The year in tech, Pt. III 

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(This is the final column in a three-part series about 2012's biggest technology stories.)

Megaupload shuts down

While Megaupload isn't the first torrent site or peer-to-peer network to go dark, the issue of copyright infringement is at last being tackled in a methodical, aggressive way by companies and lawmakers. They are currently rewriting copyright laws to improve the current definition of "fair use" while making it harder to upload or download infringing material. The writing is on the wall in a sense, and it's not crazy to think that in the next few years the only people that will be trafficking in copyrighted materials are a few people using workarounds like Virtual Private Networks to hide their identities, and others in closed networks.

Apple vs. Samsung vs. Apple vs. Google vs. Microsoft vs. Motoroloa vs. Samsung vs. Apple

The ongoing litigation between tech companies is at a scale never dreamed of, at last prompting some serious talk about reforming the copyright process to put an end to patent squatting, patent abuse, overly broad patents being applied far too loosely, and patents on obvious, progressive technology (e.g. Company A invents a new kind of touch screen, Company B patents the use of that screen on a watch.) Patents on software are looking pretty weak these days, and hardware patents are starting to go a little more open-source by allowing members of the public to comment on applications and bring up examples of prior art that may render a patent invalid or reduce its scope.

Internet costs

Many of you have probably seen the chart that revealed that as of September 2011, Canada ranked fifth in the 30 nation Organization for Economic Cooperation and Development at 98.1 cents U.S. per megabit per second.

Comparatively, the cost is just 71.49 cents MBIT/s in the U.S. and, at the other end of the spectrum, 1.48 cents per MBIT in South Korea. Open Media ( is fighting a pretty good battle on behalf of consumers with lots of data to show how Canadians are being gouged and otherwise taken advantage of. With all the major telecoms planning to increase rates and/or reduce service (e.g. by cutting bandwith allowances), this is going to be a major story in 2013, especially with a few competitors pushing their way into various markets to break the monopoly held by some of Canada's biggest telecoms. Whistler is actually an interesting story with Telus, Rogers, Shaw, Bell and, soon, Wind. Not many towns our size offer that much choice.

Apple leaves the door open

In 2011, Apple had everything: the best tablet, the best phone, the best laptops, the best online and retail stores, the best everything. Recently Reuters did a story on the "Apple Tax" — the added cost of doing everything in Apple's environment vs. using one of the alternatives. They found that the average American household spent about $444 on Apple products in 2012, while some households spent thousands.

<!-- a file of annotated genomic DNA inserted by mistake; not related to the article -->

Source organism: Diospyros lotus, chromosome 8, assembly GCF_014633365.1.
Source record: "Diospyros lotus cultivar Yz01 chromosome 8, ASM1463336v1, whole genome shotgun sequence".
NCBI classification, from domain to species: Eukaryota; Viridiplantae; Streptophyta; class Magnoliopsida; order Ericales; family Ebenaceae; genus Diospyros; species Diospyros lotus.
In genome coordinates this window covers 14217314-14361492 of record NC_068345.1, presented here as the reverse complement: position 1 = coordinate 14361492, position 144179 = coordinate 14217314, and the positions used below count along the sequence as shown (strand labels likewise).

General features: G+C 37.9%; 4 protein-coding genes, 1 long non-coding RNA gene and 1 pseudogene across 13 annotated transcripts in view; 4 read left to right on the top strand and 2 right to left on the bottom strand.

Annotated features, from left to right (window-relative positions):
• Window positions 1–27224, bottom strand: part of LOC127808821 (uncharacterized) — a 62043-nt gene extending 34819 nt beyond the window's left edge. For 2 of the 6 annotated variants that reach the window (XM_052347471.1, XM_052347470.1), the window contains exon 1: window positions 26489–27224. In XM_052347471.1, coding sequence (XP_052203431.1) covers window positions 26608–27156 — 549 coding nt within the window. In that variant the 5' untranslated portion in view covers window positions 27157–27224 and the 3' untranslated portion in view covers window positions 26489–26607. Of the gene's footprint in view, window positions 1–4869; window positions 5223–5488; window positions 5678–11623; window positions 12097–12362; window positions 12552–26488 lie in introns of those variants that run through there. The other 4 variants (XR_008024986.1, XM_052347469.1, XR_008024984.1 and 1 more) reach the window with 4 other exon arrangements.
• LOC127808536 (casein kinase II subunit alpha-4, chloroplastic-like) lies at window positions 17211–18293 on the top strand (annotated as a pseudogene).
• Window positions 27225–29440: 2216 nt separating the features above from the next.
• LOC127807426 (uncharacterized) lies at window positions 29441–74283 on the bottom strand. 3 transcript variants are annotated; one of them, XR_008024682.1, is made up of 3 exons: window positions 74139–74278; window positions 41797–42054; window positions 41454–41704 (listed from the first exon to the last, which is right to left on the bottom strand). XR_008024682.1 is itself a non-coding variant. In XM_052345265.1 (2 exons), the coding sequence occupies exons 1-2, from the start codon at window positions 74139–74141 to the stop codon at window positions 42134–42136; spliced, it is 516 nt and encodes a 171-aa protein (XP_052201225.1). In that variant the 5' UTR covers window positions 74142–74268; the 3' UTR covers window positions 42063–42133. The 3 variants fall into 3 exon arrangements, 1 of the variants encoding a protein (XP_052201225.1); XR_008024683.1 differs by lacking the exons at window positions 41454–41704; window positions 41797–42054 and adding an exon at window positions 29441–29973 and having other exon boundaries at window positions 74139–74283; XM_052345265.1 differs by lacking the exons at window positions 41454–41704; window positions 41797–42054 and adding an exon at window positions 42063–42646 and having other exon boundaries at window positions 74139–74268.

But while Apple continued to lead in a lot of ways in 2012, their star has dimmed a little. In the phone market, many reviewers have picked the Samsung Galaxy III as the year's top phone, while various reviewers have given high marks to the Samsung Galaxy Note II, Nokia Lumia 920 and other super phones.

Apple's decision to unilaterally create a new charging standard, called Lightning, was widely condemned by accessory makers and pretty much everybody who invested in docking stations for their homes and cars over the last four-and-a-half generations. My own home now has two docks that would be completely useless if they didn't have separate AUX ports.

In tablets, Apple continues to lead but other companies are taking a bite out of sales with laptops that are cheaper and in some ways better than the iPad. In the laptop market they have lots of competition, especially among lower-priced units and "convertible" hybrid systems that can be used as tablets or ultrabooks. Their iPad Mini has been a huge success, no question, but with a seven-inch screen Apple found itself doing something it swore it would never do, and that's follow the lead of other companies.

Apple's operating system has arguably been topped by Windows 8 (at least according to some reviewers), and they haven't been overly competitive in the desktop world, either — even Pixar, the film company that Apple founder Steve Jobs helped to create, uses PCs to do their 3D modeling and heavy rendering. The iTunes Store, while still the leader and gold standard, now has credible competition from Amazon, Android, Microsoft and others.

It will be interesting to see what happens with Apple this year, amid rumoured plans to launch televisions (a crowded market), updates to the Mac Mini, the iPhone 6, etc. It could be the story of 2013.


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